Course Hero. "True West Study Guide." Course Hero. 11 Dec. 2017. Web. 19 Sep. 2018. <https://www.coursehero.com/lit/True-West/>.
Course Hero. (2017, December 11). True West Study Guide. In Course Hero. Retrieved September 19, 2018, from https://www.coursehero.com/lit/True-West/
(Course Hero, 2017)
Course Hero. "True West Study Guide." December 11, 2017. Accessed September 19, 2018. https://www.coursehero.com/lit/True-West/.
Course Hero, "True West Study Guide," December 11, 2017, accessed September 19, 2018, https://www.coursehero.com/lit/True-West/.
As the play moves along in time, the next morning Lee has returned from golf with Saul. He claims Saul liked the outline and gave him a fancy set of golf clubs as part of his advance. Austin is skeptical but praises Lee for getting Saul's approval. Most writers spend their whole lives waiting for a breakthrough, Austin says. He reminds Lee the deal isn't official, however, since there's no contract. Lee assures him Saul made a final commitment after the men "gambled for it" during the golf game, adding a new element to the story. Austin says they should toast and gets out a bottle of champagne.
Lee has more news: Austin will be writing the script. Austin protests he's already working on one, and Lee says Saul plans to drop Austin's story. Shocked, Austin tries to call Saul but can't reach him. He can't believe Saul would pick Lee's "idiotic" story of "two lamebrains chasing each other around Texas." Who would ever go see the film? Lee corrects him—it's a movie, not a film. Besides, he adds, Austin isn't the only one with good ideas.
Incredulous, Austin asks Lee if he physically harmed or threatened Saul. Lee says "I convinced him!" and lunges at Austin with a golf club, but stops before hitting him. Lee reiterates Saul genuinely liked his story, and he "beat [Saul] fair and square" in the bet. And even if law enforcement did come after him for threatening someone, Lee says, he could escape. Austin is the one stuck in town.
Still trying to understand what happened, Austin protests he wrote Lee's outline and deserves credit. He demands his car keys back from Lee so he can drive to the desert and think for a while. Lee refuses. They're "partners now," Lee says, and they have writing to do. So a new relationship of the brothers has begun.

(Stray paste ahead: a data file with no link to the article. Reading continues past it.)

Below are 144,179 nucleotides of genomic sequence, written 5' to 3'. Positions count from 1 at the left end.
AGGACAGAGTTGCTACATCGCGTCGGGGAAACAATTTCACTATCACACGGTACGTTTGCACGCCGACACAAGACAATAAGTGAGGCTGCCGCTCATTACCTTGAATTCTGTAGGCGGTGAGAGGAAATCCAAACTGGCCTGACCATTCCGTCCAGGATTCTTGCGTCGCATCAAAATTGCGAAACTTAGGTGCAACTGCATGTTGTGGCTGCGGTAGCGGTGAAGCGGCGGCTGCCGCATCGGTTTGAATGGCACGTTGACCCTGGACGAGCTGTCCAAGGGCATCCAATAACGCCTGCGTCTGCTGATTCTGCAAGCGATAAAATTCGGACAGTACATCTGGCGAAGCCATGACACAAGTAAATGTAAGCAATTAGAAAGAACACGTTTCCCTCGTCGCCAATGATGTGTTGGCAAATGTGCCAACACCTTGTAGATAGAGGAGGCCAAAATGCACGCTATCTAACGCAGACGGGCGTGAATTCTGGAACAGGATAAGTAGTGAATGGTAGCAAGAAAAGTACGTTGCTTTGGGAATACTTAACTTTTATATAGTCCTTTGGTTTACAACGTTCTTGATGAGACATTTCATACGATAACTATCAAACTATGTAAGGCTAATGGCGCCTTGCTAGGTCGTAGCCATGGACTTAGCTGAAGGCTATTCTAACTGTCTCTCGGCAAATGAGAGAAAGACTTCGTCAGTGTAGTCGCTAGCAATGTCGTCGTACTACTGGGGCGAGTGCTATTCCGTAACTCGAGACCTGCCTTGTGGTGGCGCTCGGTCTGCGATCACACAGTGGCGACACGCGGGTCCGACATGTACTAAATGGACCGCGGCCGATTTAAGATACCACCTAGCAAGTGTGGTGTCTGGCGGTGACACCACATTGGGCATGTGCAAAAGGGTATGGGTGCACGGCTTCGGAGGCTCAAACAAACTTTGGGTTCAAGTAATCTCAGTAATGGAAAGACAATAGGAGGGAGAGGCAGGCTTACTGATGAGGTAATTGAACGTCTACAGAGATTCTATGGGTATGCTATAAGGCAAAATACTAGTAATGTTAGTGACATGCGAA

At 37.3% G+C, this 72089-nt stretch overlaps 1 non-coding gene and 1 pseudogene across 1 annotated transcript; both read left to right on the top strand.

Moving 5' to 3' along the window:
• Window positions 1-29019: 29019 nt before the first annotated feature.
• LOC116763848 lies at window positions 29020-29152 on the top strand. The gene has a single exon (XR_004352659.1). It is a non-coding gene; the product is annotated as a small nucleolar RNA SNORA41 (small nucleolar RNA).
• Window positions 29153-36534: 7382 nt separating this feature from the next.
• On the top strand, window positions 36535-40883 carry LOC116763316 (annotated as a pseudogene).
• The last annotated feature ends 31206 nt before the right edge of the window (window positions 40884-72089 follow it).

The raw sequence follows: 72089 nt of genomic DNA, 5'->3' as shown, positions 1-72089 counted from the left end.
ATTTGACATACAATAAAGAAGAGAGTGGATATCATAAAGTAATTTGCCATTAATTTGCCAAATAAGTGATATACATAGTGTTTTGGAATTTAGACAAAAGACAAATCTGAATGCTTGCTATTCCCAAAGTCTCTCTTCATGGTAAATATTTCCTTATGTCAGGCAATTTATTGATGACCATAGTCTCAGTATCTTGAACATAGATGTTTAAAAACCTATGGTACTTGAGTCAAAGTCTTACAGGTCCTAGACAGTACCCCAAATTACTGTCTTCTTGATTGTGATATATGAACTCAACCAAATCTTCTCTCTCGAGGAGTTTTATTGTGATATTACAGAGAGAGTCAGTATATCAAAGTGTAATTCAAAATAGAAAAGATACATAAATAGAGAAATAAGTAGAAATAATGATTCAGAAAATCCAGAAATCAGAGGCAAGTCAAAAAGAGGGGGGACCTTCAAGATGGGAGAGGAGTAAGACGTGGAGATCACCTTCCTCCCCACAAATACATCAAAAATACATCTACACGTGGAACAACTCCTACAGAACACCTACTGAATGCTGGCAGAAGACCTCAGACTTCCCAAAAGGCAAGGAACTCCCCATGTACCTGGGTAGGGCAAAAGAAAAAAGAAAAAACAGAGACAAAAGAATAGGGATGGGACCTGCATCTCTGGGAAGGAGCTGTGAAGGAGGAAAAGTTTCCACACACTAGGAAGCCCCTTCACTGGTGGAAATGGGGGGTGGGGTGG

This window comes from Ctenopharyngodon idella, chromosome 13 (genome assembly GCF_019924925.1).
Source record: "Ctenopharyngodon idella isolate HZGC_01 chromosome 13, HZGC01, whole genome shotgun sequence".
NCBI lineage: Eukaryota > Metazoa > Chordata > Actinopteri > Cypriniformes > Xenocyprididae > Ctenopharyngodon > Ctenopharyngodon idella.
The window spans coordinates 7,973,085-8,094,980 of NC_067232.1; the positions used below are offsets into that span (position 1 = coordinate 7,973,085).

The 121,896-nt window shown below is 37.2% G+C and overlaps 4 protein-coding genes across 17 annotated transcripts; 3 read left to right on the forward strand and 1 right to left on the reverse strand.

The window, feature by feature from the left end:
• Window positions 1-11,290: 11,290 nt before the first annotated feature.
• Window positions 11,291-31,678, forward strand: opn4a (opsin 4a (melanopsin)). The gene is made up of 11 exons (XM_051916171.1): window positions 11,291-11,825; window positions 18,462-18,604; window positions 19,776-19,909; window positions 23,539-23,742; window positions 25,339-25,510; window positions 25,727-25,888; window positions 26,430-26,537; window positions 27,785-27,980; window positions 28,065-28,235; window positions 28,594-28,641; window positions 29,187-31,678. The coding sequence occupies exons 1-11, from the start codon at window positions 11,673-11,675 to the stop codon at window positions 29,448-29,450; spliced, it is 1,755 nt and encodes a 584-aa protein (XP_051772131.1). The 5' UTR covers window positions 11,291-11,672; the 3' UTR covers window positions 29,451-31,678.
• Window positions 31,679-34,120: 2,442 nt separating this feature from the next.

The audience never learns if Saul lost a bet or if Lee threatened him. Either way, the play implies Lee coerced Saul somehow. The play has conditioned the audience to believe Austin is the more trustworthy character since he's portrayed as more compassionate and levelheaded. So they're likely to believe Austin's version of events. But as the audience learns more about Austin and Lee in the frenetic second act of the play, their sympathies may change.
Lee wants Austin to think the merits of the story won Saul over, saying "he liked the outline already" and the gamble was just a formality. Still, the gamble represents the chance every Hollywood script takes. There's a great deal of effort, a lot of money on the table, and slim odds of success. Gambling is another convention of the western genre—betting was a high-stakes, high-intrigue way to decide important questions and build suspense.
Saul's idea of entertaining, robust "American movies" contrasts with Austin's more cosmopolitan idea of "films." Austin looks down on the formulaic spaghetti western. Lee thinks Austin's showing elitism and continually refers to his brother's "Ivy League" education and how it makes him think he's better than other people. But Austin realizes how much of his identity is wrapped up in his livelihood, his ideas, and his writing talent. His success is almost entirely out of his own control. He's at the whim of what sells. While Austin thinks Saul's appraisal of talent is genuine, Lee, a Hollywood outsider, has an entirely different take on it. Of course Saul tells everyone he likes their scripts; he gets ahead by lying, just like Lee, which binds them in a new relation.
Lee's angry at Austin's assumption he has no skills but physical intimidation, but he uses this same intimidation and power to trap Austin with a swing of the golf club. For his part, Austin has lost control. The way events are unfolding "doesn't make any sense." He begins to feel a strong need to escape, to go to the desert, to go West. This is the reader's first major clue that Austin's security and happiness aren't what they seem. He still believes in an orderly world with rhyme and reason, but his structure will morph into chaos and disorder quickly the closer he gets to his brother.
Lee continues his casual intimidation in the final line, giving Austin orders to "relax." The two will get to spend time together but not in a way either of them anticipated.